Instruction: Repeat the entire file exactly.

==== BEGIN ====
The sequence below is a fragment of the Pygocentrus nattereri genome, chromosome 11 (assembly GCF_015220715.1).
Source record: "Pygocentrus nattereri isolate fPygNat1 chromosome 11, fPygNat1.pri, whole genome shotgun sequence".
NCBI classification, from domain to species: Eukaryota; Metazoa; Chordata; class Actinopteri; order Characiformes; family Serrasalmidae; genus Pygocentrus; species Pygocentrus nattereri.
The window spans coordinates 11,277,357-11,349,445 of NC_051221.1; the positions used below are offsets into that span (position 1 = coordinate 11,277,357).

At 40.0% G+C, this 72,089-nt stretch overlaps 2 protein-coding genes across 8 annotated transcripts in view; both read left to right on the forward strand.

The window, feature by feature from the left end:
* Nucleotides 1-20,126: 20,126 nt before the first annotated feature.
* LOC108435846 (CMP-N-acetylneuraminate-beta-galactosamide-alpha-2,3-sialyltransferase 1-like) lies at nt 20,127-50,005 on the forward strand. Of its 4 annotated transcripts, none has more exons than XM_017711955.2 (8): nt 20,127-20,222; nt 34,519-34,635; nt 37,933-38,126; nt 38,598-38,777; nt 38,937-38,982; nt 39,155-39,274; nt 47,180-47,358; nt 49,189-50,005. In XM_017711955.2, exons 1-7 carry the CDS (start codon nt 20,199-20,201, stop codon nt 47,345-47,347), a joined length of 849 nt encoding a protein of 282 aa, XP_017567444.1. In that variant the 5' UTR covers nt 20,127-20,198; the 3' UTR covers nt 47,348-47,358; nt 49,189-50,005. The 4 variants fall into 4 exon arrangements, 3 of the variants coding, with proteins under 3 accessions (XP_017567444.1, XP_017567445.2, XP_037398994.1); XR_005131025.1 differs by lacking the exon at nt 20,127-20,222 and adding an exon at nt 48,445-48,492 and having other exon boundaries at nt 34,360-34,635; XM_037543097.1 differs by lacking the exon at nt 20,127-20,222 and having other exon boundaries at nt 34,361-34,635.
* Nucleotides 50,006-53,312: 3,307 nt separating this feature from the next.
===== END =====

The sequence below is a fragment of the Pygocentrus nattereri genome, chromosome 11 (assembly GCF_015220715.1).
Source record: "Pygocentrus nattereri isolate fPygNat1 chromosome 11, fPygNat1.pri, whole genome shotgun sequence".
NCBI classification, from domain to species: Eukaryota; Metazoa; Chordata; class Actinopteri; order Characiformes; family Serrasalmidae; genus Pygocentrus; species Pygocentrus nattereri.
The window spans coordinates 11,277,357-11,349,445 of NC_051221.1; the positions used below are offsets into that span (position 1 = coordinate 11,277,357).

At 40.0% G+C, this 72,089-nt stretch overlaps 2 protein-coding genes across 8 annotated transcripts in view; both read left to right on the forward strand.

The window, feature by feature from the left end:
* Nucleotides 1-20,126: 20,126 nt before the first annotated feature.
* LOC108435846 (CMP-N-acetylneuraminate-beta-galactosamide-alpha-2,3-sialyltransferase 1-like) lies at nt 20,127-50,005 on the forward strand. Of its 4 annotated transcripts, none has more exons than XM_017711955.2 (8): nt 20,127-20,222; nt 34,519-34,635; nt 37,933-38,126; nt 38,598-38,777; nt 38,937-38,982; nt 39,155-39,274; nt 47,180-47,358; nt 49,189-50,005. In XM_017711955.2, exons 1-7 carry the CDS (start codon nt 20,199-20,201, stop codon nt 47,345-47,347), a joined length of 849 nt encoding a protein of 282 aa, XP_017567444.1. In that variant the 5' UTR covers nt 20,127-20,198; the 3' UTR covers nt 47,348-47,358; nt 49,189-50,005. The 4 variants fall into 4 exon arrangements, 3 of the variants coding, with proteins under 3 accessions (XP_017567444.1, XP_017567445.2, XP_037398994.1); XR_005131025.1 differs by lacking the exon at nt 20,127-20,222 and adding an exon at nt 48,445-48,492 and having other exon boundaries at nt 34,360-34,635; XM_037543097.1 differs by lacking the exon at nt 20,127-20,222 and having other exon boundaries at nt 34,361-34,635.
* Nucleotides 50,006-53,312: 3,307 nt separating this feature from the next.